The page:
Economy

The Maldives graduated from the UN's Least Developed Country (LDC) designation to Middle Income Country status in 2011 and Upper Middle Income Status in 2013. Tourism and commercial fisheries form the basis of Maldives' economy.

Tourism is the Maldives' largest economic activity. Revenue from the sector accounts for 38 per cent of government revenue, derived from tourism-related duties and lease of islands. Tourism arrivals continue to grow, with the Maldives seeing an 8 per cent increase between its 2016 and 2017 arrivals.

Construction has overtaken tourism as the main driver of growth, fuelled by a surge in public and private investments.  Between 2015-17, average growth in this sector was 19 percent. 

Fishing is also an important sector, being a large source of employment and a major source of food supply for the local market. Agriculture and manufacturing play a lesser role in the economy, constrained by the limited availability of cultivable land and the shortage of domestic labour. Most staple foods must be imported.

Annual GDP growth in the Maldives averaged 5.2 per cent between 2013 and 2018, reaching $4.8 billion in 2018. Diversifying the economy beyond tourism and fishing, reforming public finance and increasing employment opportunities remain major economic challenges for the government.

The Maldives is the lowest-lying country in the world, with its highest natural ground height of only 2.4 metres and 80 per cent of the landmass at 1 metre or less above sea level. The Maldives is concerned about the threat posed by climate change and has been active internationally to bring attention to the issue.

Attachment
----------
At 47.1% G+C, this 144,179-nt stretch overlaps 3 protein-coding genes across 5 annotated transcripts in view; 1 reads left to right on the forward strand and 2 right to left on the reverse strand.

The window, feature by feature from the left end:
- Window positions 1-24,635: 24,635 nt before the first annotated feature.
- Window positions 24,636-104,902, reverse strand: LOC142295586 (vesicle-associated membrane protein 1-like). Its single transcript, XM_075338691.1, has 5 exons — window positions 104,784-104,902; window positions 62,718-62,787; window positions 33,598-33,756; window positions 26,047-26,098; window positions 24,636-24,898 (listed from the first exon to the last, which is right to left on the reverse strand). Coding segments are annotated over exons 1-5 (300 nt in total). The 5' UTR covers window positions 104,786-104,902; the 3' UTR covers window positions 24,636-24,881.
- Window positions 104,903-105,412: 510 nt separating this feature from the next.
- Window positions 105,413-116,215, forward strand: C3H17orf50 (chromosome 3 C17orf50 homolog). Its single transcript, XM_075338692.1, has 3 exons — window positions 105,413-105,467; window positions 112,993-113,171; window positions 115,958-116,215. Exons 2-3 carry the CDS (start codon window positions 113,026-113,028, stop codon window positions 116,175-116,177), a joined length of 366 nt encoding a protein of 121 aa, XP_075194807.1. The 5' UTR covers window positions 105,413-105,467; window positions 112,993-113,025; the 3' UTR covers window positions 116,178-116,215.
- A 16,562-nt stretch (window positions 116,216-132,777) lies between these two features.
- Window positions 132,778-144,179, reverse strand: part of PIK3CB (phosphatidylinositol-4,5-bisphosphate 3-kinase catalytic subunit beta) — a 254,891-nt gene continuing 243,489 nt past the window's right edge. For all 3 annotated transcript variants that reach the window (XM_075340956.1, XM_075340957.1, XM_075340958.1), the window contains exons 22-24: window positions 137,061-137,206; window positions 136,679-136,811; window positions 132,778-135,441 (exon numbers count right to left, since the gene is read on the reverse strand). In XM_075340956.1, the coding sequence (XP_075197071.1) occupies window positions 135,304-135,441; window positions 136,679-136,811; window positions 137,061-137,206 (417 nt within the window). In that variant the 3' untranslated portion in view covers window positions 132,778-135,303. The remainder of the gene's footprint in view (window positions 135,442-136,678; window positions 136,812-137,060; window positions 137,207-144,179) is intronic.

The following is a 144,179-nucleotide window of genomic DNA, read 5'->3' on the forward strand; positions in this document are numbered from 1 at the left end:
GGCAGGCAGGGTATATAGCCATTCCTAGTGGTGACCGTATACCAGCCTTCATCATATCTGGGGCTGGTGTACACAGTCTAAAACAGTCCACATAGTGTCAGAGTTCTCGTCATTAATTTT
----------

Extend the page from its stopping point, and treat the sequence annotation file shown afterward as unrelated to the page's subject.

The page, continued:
Bilateral relations

Australia and the Maldives have a limited but constructive relationship, with links in trade, security and transnational crime, education and development cooperation. Bilateral relations were established in 1974.

We continue to engage in dialogue on several shared interests, including human rights, terrorism and building democratic institutions. We remain a constructive partner, encouraging the Government of the Maldives to respect the fundamental rights and freedoms of all Maldivians, including freedom of assembly and speech.

Australia and the Maldives cooperate well in multilateral and regional forums on irregular migration and climate change.

Australia–Maldives bilateral trade has remained steady over the past decade. Total bilateral trade was $115 million in 2017, of which $42 million was Australian merchandise exports. The bulk of bilateral merchandise trade is Australian food and beverage exports to the Maldivian tourism industry. Australia was the Maldives' 13th largest source of imports in 2017.  Tourism and education remain strong sectors for trade in services, with education valued at $13 million.

Development assistance

Australia will provide an estimated $2.6 million in Overseas Development Assistance (ODA) to the Maldives in 2018-19, mainly focused on human resources development. Australia’s aid to Maldives will target human development through the education sector. In 2018-19, we will provide 52 long-term and short-term Australian Awards for study at Australian universities, focued on economics and development, education and management and commerce.

Australia provided over AUD 1.3 million (2012-18) to a UNDP-led Integrated Governance Program. The program aims to strengthen the transparency and accountability of public institutions, promote equitable access to justice and respect for human rights, and strengthen the voice of civil society organisations.

The Australian Government provided funding in 2015-17 to the Australian Maritime Safety Authority to improve maritime search capabilities in Maldives. The $2.6 million program (also including Sri Lanka and Mauritius) will focus on training, development of operational procedures, and implementation of better systems to enable countries to communicate and coordinate more effectively with each other on search and rescue operations.

Last Updated: 20 September 2018